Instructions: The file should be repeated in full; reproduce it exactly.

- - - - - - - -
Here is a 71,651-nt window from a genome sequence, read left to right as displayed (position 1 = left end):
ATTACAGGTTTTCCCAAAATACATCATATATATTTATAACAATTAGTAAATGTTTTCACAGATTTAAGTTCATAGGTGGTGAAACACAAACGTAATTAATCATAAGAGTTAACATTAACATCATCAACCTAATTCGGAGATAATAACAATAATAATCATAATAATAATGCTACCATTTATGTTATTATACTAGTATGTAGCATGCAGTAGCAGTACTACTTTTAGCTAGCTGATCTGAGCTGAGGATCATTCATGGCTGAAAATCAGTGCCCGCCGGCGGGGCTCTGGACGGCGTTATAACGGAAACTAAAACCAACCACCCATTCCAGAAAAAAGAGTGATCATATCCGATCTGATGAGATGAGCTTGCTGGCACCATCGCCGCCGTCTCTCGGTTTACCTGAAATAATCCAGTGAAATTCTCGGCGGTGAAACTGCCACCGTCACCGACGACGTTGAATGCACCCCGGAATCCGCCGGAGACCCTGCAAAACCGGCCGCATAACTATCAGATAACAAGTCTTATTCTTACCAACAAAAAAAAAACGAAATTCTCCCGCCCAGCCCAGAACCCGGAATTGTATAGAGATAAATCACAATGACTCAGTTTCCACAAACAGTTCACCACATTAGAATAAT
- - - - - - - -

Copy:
Here is a 71,651-nt window from a genome sequence, read left to right as displayed (position 1 = left end):
ATTACAGGTTTTCCCAAAATACATCATATATATTTATAACAATTAGTAAATGTTTTCACAGATTTAAGTTCATAGGTGGTGAAACACAAACGTAATTAATCATAAGAGTTAACATTAACATCATCAACCTAATTCGGAGATAATAACAATAATAATCATAATAATAATGCTACCATTTATGTTATTATACTAGTATGTAGCATGCAGTAGCAGTACTACTTTTAGCTAGCTGATCTGAGCTGAGGATCATTCATGGCTGAAAATCAGTGCCCGCCGGCGGGGCTCTGGACGGCGTTATAACGGAAACTAAAACCAACCACCCATTCCAGAAAAAAGAGTGATCATATCCGATCTGATGAGATGAGCTTGCTGGCACCATCGCCGCCGTCTCTCGGTTTACCTGAAATAATCCAGTGAAATTCTCGGCGGTGAAACTGCCACCGTCACCGACGACGTTGAATGCACCCCGGAATCCGCCGGAGACCCTGCAAAACCGGCCGCATAACTATCAGATAACAAGTCTTATTCTTACCAACAAAAAAAAAACGAAATTCTCCCGCCCAGCCCAGAACCCGGAATTGTATAGAGATAAATCACAATGACTCAGTTTCCACAAACAGTTCACCACATTAGAATAAT